Final Fantasy Crystal Chronicles Ring of Fates Soundtrack :: Review by Don
Final Fantasy Crystal Chronicles Ring of Fates is the first Crystal Chronicles game to be released on a portable system as well as the first of the two games, the other being on the Wii, to be released since the first Crystal Chronicles. Given the success of the first Crystal Chronicles soundtrack, many, including myself, had high hopes for this soundtrack. The color and life that was in the original made the soundtrack rather enjoyable. This was something I looked forward to in this one as well. In the end, however, we weren't given this same color or life. Rather than keep the same style, Tanioka opted to give us an orchestrated album. Is it as good as its predecessor? While I thought most of this soundtrack was rather generic in terms of instrumentation, there were a few tracks that did catch my interest, mainly because they did have some color to them.
Before I get on to the good points, I guess I'll start off with the negatives. First of all, I find a lot of things tracks lack the color their predecessor had. Bland and generic orchestration litters this album. While the compositional quality is pretty decent, I find that the sameness in instrumentation to really drag down and it seems almost void of emotion in some cases. I feel that the quality of this soundtrack could have vastly improved if different instrumentation were chosen to mix with the orchestral pieces. Another gripe that I have is the shortness of the tracks. While this is for a Nintendo DS game, the tracks barely break one minute in most cases. The lack of loops really makes this soundtrack just fly by, but given the quality of many of these tracks, I don't really see a problem with it. Out of the orchestral themes that really stick out, but still lack something in my mind, is the final battle. "Final Decisive Battle" is a nice blend of organ, rock, and orchestral instrumentation. In fact, it seems as if Tanioka is trying to emulate Uematsu in a sense, but ultimately ends up failing due to a weak melody. It's not a bad track by any means, but it definitely seems to be lacking something.
Moving onto the tracks that I rather enjoy, we are left with three tracks out of the 57 on the album. To me, that's rather abysmal and disappointing. The first track I'll mention is the main theme "Ring of Fates." The main theme for this game is rather nice. I like its blend of woodwind and brass. In addition, it carries a nice pumping pace and the contrasts within the piece really make it a treat to listen to on a regular basis. Second on my list of likeable tracks is "Rera Ciel." To me, this is probably the closest thing to the first Crystal Chronicles you are going to get on this album. The track opens with a very nice sequence of strings, in almost a crisis fashion, but the addition of the xylophone really makes the track shine. While it doesn't really go too many places in its duration, the unique instrumentation really makes it stick out in my mind and that gives me motivation to listen to it a bit more often. The brass melody towards the end is rather nice and adds a bit of heroism to the track as a whole.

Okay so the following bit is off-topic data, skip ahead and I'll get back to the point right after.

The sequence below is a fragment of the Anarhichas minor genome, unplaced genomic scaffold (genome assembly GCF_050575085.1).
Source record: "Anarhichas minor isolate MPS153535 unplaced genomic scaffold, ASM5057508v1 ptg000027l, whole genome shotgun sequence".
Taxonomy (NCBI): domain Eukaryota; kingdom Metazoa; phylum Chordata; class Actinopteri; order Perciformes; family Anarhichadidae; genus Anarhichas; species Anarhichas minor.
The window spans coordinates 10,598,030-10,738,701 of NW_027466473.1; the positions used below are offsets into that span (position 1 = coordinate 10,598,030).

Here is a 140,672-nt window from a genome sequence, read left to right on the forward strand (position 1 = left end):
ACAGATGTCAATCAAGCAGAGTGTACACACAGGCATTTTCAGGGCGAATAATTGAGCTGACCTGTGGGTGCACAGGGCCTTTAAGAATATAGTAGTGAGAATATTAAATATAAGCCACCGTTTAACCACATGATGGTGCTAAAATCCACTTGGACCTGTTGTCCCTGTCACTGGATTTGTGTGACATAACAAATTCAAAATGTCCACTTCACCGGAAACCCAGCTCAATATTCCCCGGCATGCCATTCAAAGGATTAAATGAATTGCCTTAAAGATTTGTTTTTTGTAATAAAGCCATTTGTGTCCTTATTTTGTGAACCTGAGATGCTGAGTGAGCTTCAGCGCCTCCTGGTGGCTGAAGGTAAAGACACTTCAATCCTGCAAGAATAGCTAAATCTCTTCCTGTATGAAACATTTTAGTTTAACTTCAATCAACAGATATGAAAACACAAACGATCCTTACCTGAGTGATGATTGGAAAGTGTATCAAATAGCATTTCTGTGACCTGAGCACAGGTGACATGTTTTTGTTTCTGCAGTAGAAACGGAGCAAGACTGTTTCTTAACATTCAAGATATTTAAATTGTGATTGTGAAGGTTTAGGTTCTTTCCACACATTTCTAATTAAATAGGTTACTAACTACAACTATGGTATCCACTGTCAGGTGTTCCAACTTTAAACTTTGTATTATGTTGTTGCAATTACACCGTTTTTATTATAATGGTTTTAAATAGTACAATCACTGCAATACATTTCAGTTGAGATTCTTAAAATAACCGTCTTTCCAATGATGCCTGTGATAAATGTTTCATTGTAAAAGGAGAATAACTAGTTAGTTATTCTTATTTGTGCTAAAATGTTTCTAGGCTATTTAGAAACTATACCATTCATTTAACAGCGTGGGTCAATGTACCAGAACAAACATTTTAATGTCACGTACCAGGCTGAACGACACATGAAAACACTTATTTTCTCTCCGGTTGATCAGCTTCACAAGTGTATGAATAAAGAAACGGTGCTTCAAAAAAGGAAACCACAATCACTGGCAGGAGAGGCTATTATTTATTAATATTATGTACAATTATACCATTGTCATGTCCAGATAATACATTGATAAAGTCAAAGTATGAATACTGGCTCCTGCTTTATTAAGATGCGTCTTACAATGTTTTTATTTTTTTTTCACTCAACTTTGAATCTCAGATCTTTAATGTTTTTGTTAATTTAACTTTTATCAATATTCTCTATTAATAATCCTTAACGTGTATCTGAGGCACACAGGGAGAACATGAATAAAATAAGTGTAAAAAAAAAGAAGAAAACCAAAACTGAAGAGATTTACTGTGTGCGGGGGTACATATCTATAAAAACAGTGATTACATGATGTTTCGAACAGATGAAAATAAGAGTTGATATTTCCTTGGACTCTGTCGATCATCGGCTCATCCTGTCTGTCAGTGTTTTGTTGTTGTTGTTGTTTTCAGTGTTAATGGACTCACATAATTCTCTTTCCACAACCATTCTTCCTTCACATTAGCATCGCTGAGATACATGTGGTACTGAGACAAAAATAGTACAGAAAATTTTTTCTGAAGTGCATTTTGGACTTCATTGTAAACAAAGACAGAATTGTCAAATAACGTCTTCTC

To conclude this review, I'll leave you with "Memories of Ring of Fates." While the stuff in between may leave a bitter experience in your mind, at least it closes well. This piano piece is probably my favorite track on the album. It boasts a strong melody and I really like the overall mood that it portrays. Both endearing and reminiscent in nature, the melody is sure to grip the listener and make up for the lack of quality tracks beforehand. While it isn't the strongest piano piece in video game music, it is probably the strongest piece on this album. Well, that's it for this review. Sorry for the lack of track mentioning, but there weren't many tracks that stuck out in my mind!
In the end, the Final Fantasy Crystal Chronicles Ring of Fates Original Soundtrack is an extremely underwhelming album. The best way to describe it is as follows: Take the unique and medieval instrumentation that strengthened the first Crystal Chronicles and replace it with generic orchestration and lots of filler. Devoid of almost all life, Ring of Fates can be described as the hollow shell of a man who has lost his soul looking for a place to fit into society. I wouldn't recommend this album to many unless they are die hard fans of Tanioka or die hard fans of generic music. There are a few standout tracks, but for the most part, this album is definitely a skipper!
Overall Score: 4/10